In a previous blog, we have talked about how you can use your own car for your business. If your business is a limited company then it can own a car that you can use for the business, which is known as a company car.
How a company car affects the company
From the company’s point of view, it is similar to how you would include a car in a sole trader business, record all of your motor expenses such as fuel, repairs and insurance to set off against your profits.
How a company car affects the individual
If the car is only used for business purposes there is nothing more to do. If the car is used for private journeys it is classed as a benefit provided to you by the company. It can even be classified as a benefit by just being available for private use, for example being parked outside your home instead of your workplace.
The result of this is that you will have to pay additional tax as private use of the car is treated as additional income. You need to declare the car along with other benefits in kind on your P11d.
How the tax is calculated
Before you can tell how much tax needs to be paid you first need to know the amount that will be taxed. This is calculated in a somewhat complicated process that begins by taking the list price of the company car. This list price is how much the car would be worth when it was brand new including the price of any modifications or accessories when brand new. This information is normally found on your car purchase documents.
Next you multiply this by a percentage which is determined by the CO2 emissions of your car. Diesel cars have an extra three percent added to the percentage. The resulting figure is known as the taxable benefit and is taxed at the same rate as income tax. You can find a list of the percentages used in the calculation by clicking this link.
Fuel for the company car
If the company pays for fuel for the car which is used in private journeys there will be an additional taxable amount known as the fuel benefit. To calculate the fuel benefit you use the same calculation as above, but instead of a list price, you use the figure £22,100 (for 2015 to 2016). Please be aware that the figure of £22,100 is subject to change each year with the budget so be sure to double-check this figure before you do any calculations.
Reducing the taxable benefits
You can reduce the taxable benefit on a company car in two ways. The first is to use your personal money to assist in buying the car, the effect of this is that the amount you spend from your own funds will be taken off your list price, therefore reducing the benefit.
The other method is to pay towards to running of the car out of your own money which is then subtracted from the calculated benefit for the year you make the contribution in. Both of these methods can reduce the taxable benefit, but please be aware that paying contributions just to reduce tax will likely end up with you spending more money than you save.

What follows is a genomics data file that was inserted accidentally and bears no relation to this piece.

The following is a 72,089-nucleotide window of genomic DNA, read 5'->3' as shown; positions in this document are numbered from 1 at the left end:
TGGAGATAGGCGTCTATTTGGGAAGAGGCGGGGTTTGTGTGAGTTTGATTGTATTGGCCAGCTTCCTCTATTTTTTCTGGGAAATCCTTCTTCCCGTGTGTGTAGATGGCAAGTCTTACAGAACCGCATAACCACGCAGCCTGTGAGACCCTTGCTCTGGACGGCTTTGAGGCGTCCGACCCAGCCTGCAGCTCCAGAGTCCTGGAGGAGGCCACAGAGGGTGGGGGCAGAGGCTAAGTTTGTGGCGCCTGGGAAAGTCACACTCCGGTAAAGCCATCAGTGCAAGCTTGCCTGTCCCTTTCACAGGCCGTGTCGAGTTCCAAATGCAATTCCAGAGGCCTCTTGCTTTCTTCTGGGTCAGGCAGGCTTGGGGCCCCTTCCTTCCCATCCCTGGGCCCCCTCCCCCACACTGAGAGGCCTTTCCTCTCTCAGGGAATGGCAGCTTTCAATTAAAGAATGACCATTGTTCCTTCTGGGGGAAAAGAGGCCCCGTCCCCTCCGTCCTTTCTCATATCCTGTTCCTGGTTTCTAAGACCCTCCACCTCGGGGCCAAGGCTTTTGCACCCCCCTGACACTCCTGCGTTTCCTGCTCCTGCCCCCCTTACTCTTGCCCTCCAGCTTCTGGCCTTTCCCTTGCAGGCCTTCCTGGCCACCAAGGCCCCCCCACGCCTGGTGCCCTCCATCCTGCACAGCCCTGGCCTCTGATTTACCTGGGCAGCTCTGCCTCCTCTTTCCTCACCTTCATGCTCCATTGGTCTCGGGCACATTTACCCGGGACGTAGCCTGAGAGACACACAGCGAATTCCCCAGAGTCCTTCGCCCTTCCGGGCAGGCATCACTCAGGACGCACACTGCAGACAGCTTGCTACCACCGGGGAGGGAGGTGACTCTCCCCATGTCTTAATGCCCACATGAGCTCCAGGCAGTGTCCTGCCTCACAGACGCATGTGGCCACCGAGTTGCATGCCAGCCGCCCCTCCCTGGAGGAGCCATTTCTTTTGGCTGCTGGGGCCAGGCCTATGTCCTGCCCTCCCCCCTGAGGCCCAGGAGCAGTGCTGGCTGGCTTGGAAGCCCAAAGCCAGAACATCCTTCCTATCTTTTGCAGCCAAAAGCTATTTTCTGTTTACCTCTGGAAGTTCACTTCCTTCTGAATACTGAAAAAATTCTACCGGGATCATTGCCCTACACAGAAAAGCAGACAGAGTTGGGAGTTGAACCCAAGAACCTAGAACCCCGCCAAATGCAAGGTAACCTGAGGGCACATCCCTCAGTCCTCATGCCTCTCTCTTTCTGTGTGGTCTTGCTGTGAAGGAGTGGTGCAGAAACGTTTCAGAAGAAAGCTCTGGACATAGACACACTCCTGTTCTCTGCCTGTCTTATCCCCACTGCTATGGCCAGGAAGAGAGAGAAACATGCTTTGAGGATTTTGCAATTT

The fuel benefit works differently, you cannot pay a contribution to reducing the benefit. If you pay back all of the privately used fuel however, you can remove the fuel benefit entirely. HM Revenue and Customs (HMRC) do have an advisory amount per mile to save complicated calculations on how much fuel was used privately.
Please remember that they are just advisory figures and sometimes HMRC may decide you have to pay more or allow you to pay less than these rates. You will need to provide evidence if you wish to pay less, although being asked to pay more is unlikely with engines below three litres in size. The list of the advisory figures can be found by clicking this link.
Is a company car beneficial?
If there is no reason to suspect the car is being used for personal use then there is a distinct advantage through the expenses you can claim along with capital allowances. Once you start using the vehicle privately then this advantage is rapidly reduced by the additional tax you will have to pay personally.
The use of list price for the benefit means if you buy a second-hand car cheap you still have to use a ‘brand new’ price for the benefit. This has a bigger impact when you only use the amount you actually paid when calculating capital allowances.
Cars with lower CO2 emissions will generally have less tax to pay and allow you to claim capital allowances easier. Making it beneficial to opt for a lower emission car where available.
In short, if you do have to use a company car for private use, having a brand new car with very low emissions and paying back any fuel will help reduce the additional tax and hopefully still keep a company car as a benefit to your company.
Company pool cars
A company pool car is a company car available to all employees to make business journeys with. To qualify as a pool car the car must be regularly used by more than one employee, not kept near an employee’s address and only used for business journeys.
If you fulfil the above conditions you do not have to report the company pool car as a benefit and there are no benefits to be paid.
To make calculating any tax due for a company car easier, the official HMRC company car tax calculator can be found by clicking this link. Unfortunately finding the list price of a car can be a difficult task. Luckily the kind people from www.parkers.co.uk have allowed me to provide this link to their car tax calculator where you enter the make of your car and they will provide the list price in the calculation.
If you would like any further help or advice with the above, with P11ds or to see the best way to account for a car in your business, please do not hesitate to contact us.